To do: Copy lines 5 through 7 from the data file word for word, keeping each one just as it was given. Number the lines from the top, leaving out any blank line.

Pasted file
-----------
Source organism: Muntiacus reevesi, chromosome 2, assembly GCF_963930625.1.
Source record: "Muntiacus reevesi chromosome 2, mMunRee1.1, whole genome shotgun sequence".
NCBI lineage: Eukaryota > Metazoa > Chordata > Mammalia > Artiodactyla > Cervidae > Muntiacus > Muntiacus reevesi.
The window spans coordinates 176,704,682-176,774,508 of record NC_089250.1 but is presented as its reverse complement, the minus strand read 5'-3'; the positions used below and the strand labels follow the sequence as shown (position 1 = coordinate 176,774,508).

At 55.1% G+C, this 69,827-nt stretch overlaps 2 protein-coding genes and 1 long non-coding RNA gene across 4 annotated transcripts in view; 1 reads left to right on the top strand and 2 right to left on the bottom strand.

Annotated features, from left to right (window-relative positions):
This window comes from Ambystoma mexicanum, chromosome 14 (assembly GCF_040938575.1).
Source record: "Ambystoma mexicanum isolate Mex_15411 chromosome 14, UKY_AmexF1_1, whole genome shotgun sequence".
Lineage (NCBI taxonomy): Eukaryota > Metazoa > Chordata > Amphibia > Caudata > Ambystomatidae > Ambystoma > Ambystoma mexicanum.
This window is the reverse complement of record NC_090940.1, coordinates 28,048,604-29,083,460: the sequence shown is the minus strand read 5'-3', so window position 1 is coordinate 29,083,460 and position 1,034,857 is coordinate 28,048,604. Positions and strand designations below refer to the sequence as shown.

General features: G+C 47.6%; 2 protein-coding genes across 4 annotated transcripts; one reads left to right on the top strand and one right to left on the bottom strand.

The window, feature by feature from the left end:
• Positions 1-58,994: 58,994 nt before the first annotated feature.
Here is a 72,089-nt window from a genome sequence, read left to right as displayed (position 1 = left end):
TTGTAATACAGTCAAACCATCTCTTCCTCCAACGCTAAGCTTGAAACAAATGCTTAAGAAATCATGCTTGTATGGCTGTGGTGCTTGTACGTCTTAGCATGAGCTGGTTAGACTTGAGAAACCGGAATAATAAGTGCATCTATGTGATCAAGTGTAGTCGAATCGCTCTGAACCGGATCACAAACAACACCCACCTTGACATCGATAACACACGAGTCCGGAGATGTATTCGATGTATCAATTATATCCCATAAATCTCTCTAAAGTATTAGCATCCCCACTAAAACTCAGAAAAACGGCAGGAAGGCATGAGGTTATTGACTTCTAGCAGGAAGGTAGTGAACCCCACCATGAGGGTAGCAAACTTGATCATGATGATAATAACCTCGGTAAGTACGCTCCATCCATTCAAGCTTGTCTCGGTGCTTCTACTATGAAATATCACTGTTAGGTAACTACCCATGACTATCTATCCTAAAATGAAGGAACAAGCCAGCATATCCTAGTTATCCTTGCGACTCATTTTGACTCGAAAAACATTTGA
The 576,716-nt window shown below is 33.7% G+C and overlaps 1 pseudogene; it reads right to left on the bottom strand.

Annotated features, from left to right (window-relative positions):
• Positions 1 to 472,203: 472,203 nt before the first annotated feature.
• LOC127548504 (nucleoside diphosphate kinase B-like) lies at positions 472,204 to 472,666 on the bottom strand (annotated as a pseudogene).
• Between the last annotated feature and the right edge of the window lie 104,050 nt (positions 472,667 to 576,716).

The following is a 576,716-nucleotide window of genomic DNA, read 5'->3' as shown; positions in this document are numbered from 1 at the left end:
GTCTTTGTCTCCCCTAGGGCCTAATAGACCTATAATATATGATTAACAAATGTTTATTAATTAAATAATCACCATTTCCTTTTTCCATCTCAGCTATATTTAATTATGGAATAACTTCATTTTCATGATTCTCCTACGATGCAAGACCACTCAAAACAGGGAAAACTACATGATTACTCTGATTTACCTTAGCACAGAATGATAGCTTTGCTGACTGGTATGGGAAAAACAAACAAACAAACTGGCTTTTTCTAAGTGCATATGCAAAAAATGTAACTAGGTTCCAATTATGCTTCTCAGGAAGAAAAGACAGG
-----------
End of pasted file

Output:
At 55.1% G+C, this 69,827-nt stretch overlaps 2 protein-coding genes and 1 long non-coding RNA gene across 4 annotated transcripts in view; 1 reads left to right on the top strand and 2 right to left on the bottom strand.

Annotated features, from left to right (window-relative positions):
This window comes from Ambystoma mexicanum, chromosome 14 (assembly GCF_040938575.1).